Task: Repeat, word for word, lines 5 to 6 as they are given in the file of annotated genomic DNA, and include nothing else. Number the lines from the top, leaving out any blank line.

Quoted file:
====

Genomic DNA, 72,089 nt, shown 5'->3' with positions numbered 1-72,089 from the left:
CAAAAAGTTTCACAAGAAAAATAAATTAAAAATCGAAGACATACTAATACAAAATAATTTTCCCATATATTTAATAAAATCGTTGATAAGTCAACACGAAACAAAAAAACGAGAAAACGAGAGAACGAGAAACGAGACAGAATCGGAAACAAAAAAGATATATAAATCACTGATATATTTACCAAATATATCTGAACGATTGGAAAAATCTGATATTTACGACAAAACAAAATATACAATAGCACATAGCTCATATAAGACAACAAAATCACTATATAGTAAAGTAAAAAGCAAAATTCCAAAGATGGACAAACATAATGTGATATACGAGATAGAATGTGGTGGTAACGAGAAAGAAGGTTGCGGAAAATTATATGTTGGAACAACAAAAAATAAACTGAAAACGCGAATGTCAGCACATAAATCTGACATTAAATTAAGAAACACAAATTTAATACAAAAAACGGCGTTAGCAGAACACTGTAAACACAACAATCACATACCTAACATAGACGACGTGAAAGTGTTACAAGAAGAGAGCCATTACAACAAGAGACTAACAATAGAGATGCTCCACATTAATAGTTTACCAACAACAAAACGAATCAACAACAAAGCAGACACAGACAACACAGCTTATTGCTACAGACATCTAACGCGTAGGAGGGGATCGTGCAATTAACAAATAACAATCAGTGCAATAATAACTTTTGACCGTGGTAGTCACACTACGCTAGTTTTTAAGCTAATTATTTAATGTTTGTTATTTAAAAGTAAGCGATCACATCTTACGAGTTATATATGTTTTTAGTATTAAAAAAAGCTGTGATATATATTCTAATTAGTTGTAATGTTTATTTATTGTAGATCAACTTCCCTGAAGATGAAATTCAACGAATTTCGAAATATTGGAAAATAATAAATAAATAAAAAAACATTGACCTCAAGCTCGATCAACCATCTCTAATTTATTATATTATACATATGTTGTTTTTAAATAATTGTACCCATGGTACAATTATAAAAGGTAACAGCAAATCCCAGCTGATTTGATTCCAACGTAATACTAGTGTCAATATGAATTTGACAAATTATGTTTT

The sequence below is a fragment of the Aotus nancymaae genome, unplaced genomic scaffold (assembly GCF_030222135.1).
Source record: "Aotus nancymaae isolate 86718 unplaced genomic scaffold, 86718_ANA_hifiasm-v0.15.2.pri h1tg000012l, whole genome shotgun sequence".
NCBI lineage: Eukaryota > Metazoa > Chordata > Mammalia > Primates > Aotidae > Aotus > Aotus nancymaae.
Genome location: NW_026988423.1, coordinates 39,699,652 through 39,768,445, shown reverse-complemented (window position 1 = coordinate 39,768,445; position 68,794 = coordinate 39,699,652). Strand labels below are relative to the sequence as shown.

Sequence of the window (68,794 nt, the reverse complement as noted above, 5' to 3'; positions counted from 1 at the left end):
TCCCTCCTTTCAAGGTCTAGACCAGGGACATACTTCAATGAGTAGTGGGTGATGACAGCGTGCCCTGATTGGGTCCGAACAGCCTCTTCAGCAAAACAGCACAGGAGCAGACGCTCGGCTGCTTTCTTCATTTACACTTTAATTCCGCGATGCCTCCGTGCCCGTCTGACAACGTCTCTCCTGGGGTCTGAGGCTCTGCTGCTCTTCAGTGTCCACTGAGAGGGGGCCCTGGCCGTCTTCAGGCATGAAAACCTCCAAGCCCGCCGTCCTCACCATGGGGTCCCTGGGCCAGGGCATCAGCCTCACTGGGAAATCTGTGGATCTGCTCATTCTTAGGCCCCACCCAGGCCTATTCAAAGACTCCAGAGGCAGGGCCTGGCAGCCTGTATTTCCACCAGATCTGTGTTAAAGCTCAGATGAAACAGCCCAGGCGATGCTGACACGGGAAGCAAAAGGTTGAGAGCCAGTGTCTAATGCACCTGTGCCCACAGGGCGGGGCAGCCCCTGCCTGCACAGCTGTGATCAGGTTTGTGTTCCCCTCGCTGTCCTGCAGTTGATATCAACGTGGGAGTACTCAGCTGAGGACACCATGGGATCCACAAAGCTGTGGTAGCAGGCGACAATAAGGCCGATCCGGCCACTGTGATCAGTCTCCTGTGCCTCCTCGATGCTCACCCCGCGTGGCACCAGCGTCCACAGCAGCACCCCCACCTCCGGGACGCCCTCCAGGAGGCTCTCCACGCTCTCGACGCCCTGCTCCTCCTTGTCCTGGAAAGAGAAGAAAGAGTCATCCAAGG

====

NCBI lineage: Eukaryota > Metazoa > Chordata > Mammalia > Primates > Aotidae > Aotus > Aotus nancymaae.
Genome location: NW_026988423.1, coordinates 39,699,652 through 39,768,445, shown reverse-complemented (window position 1 = coordinate 39,768,445; position 68,794 = coordinate 39,699,652). Strand labels below are relative to the sequence as shown.